By Fernando Jiménez-Ontiveros
Fernando Jiménez-Ontiveros joined the Multilateral Investment Fund (MIF) in 1999. He became deputy manager for operations in 2009 and has been acting as general manager since January 2015. Before the MIF, Jiménez-Ontiveros worked for the Spanish civil service as an economist.
Two pioneering remittances projects from Mexico were honored last month at the Global Forum on Remittances and Development in Milan, Italy. The Mexican Association of Credit Unions in the Social Sector (AMUCSS) and the Center for Monetary Studies of Latin America (CEMLA) received recognition for their work to expand the access of rural Mexicans to remittance payments, and to provide technical assistance to governments to increase the safety and efficiency of remittance markets, respectively.
The forum in Italy highlighted the experiences of countries throughout the world where millions of migrant workers live and where exponentially more families benefit from the remittances they send home. For example, a new report from the International Fund for Agricultural Development released at the event shows that 150 million people worldwide benefitted from $109.4 billion in remittances sent from Europe last year. In Latin America and the Caribbean, the volume of remittance transfers to the region reached their highest recorded volume ($65.4 billion) in 2014, after plateauing during the global financial crisis, according to a recent report on remittances by the Multilateral Investment Fund of the Inter-American Development Bank Group. The Third International Conference on Financing for Development, which opens today in Addis Ababa, Ethiopia, will highlight the role of remittances as a tool for economic development.
More specifically, remittances are a strong driver of financial inclusion in both sending and receiving countries. They can encourage and accelerate the adoption of new technologies, and offer opportunities to promote accumulation of savings on both the sending and the receiving ends. We know the "what": bring costs down for migrants and their families, and improve opportunities for financial inclusion. But do we know the "how?" Projects like the two that were honored in Milan are helping us create roadmaps to promote savings among remittance recipients through effective product design and favorable regulatory environments, and are testing out new distribution channels to bring the ability to transact closer to the end user.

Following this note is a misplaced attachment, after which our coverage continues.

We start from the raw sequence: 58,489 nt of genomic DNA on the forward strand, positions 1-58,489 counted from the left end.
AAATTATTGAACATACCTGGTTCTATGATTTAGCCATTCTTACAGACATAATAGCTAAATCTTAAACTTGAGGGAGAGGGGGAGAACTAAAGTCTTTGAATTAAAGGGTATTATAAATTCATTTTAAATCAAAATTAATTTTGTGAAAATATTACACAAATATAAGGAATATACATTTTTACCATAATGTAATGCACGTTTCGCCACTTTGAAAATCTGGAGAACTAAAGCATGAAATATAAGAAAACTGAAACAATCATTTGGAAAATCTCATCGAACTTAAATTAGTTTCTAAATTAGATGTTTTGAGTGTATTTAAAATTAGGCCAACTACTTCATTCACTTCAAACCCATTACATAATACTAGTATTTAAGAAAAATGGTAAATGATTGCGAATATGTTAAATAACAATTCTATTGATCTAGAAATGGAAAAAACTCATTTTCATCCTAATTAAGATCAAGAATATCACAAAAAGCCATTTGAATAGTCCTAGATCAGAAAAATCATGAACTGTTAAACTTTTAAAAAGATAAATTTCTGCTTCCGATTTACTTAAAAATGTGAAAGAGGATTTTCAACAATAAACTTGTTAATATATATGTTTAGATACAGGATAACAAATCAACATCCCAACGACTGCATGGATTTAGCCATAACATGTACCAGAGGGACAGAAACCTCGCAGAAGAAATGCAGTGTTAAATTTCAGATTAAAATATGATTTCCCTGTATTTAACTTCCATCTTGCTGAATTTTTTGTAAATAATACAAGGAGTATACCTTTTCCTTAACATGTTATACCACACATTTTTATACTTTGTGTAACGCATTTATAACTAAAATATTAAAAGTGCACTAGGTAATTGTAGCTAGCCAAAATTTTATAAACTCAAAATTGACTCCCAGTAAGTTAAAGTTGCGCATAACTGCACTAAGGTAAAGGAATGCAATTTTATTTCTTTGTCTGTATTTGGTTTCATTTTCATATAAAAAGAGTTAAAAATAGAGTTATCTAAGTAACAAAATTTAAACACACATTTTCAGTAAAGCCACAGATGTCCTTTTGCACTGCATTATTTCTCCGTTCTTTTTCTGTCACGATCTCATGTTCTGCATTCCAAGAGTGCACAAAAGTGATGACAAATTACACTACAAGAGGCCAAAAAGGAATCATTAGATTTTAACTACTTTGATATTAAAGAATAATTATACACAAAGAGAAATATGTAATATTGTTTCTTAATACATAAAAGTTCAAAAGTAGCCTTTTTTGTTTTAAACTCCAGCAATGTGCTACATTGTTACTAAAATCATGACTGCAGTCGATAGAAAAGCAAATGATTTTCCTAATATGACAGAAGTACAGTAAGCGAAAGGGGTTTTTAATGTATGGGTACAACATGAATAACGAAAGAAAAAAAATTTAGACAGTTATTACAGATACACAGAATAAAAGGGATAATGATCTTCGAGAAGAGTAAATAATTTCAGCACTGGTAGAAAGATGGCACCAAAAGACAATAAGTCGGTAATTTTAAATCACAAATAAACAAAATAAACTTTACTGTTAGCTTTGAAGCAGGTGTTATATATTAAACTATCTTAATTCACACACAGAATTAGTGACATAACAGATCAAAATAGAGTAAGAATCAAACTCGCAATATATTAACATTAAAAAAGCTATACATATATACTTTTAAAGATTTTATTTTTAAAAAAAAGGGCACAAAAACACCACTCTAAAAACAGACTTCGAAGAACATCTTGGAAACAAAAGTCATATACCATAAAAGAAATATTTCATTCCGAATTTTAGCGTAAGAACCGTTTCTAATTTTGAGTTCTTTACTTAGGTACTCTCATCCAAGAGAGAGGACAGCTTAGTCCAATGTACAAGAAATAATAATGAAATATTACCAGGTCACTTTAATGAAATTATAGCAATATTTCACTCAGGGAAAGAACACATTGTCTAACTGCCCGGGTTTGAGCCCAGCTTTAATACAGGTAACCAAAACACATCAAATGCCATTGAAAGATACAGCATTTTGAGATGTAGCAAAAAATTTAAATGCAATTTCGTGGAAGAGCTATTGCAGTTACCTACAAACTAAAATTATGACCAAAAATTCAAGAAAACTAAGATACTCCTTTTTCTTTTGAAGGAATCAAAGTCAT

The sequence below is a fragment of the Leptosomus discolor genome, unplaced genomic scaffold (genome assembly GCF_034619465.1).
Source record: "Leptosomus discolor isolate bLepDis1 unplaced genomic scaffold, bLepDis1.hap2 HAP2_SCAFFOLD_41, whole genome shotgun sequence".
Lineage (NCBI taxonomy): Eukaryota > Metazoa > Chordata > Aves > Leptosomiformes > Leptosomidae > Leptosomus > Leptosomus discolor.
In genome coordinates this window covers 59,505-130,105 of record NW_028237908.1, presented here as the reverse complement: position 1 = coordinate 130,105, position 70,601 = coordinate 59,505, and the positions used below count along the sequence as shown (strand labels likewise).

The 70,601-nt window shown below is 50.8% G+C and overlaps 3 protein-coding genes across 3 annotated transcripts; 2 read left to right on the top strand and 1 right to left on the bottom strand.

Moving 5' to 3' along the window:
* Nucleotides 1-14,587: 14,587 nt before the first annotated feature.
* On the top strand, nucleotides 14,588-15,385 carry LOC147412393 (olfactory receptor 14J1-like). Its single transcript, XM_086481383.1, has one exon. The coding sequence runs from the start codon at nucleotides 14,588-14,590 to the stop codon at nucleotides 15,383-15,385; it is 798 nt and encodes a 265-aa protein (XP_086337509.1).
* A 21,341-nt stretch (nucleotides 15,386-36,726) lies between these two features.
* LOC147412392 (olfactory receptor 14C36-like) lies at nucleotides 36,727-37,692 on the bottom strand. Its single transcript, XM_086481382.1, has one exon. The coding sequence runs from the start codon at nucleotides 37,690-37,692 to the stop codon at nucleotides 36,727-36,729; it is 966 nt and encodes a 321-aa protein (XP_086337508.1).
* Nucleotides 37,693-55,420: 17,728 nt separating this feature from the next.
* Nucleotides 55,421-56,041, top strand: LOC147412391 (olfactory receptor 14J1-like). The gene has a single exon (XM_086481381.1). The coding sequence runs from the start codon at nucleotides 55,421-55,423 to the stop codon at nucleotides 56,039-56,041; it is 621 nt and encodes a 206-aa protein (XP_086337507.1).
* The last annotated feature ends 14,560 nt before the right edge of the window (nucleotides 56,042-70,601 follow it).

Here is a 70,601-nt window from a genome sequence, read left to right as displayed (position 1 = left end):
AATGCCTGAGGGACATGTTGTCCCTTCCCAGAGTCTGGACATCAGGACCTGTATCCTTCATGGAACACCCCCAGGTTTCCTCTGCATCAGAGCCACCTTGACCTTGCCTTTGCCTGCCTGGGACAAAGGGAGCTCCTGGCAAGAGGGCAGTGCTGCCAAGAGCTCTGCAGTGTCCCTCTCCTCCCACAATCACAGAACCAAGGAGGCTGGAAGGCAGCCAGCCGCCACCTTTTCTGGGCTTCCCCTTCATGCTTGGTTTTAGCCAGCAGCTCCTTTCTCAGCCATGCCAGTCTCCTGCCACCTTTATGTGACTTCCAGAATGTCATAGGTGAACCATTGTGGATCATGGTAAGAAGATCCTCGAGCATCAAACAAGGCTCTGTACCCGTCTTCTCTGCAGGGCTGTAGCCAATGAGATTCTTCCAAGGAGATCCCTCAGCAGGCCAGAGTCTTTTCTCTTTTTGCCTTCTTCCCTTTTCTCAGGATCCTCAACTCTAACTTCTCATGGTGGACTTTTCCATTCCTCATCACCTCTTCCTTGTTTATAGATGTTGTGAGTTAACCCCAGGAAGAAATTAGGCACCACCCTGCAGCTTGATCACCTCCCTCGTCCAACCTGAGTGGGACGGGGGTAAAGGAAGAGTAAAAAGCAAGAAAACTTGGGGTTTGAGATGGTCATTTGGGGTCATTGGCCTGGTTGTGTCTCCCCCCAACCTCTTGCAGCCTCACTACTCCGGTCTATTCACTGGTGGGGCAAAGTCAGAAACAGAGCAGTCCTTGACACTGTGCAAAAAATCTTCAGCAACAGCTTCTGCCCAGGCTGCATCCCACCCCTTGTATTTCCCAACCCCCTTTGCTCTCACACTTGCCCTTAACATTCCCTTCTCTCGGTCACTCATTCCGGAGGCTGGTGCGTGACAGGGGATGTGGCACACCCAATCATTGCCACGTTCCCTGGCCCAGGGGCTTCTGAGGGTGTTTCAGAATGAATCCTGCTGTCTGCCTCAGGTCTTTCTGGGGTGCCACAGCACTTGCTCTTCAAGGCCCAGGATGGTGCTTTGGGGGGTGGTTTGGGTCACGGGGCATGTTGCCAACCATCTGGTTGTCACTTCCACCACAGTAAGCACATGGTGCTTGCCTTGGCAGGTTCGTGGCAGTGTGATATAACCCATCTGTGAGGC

One example is the case of award winner AMUCSS in rural Mexico. The association created the remittance distribution network Envíos Confianza, which connected a network of rural microfinance institutions to a single remittance payment platform, to bring remittance payments closer to marginalized families in rural areas, thereby making it easier and cheaper for them to gain access to their funds. Whereas each small microfinance institution may not have the capacity to negotiate and manage operations for one-on-one contracts with international remittance companies, the Envíos Confianza platform both creates economies of scale, and makes it easier for the small institutions to pay out remittances.
Of course, innovations like these need a favorable regulatory environment that prioritizes the financial inclusion of remittance recipients. CEMLA, the second organization honored at the forum in Italy, has made great progress in this area by providing technical assistance to governments in Latin America and the Caribbean. CEMLA's work has included developing regulations to strengthen the supervision of money transfer companies in Honduras, and fashioning a regulation on correspondent banking in the Dominican Republic that allows small shops and other retail outlets to act as agents for banks. Additionally, CEMLA has provided training to public institutions to allow them to provide reliable market information--for example, helping central banks to collect and disseminate data on remittance flows--which helps the private sector understand market dynamics and thereby informs its investment and operational decision making.
Working together, we continue to figure out the "how" in order to bring more remittance clients into the formal financial system. In the end, this will stimulate community development and poverty reduction in migrant-sending countries, creating other opportunities for personal and professional development that don't require their residents to leave home.
From the Multilateral Investment Fund Trends blog.
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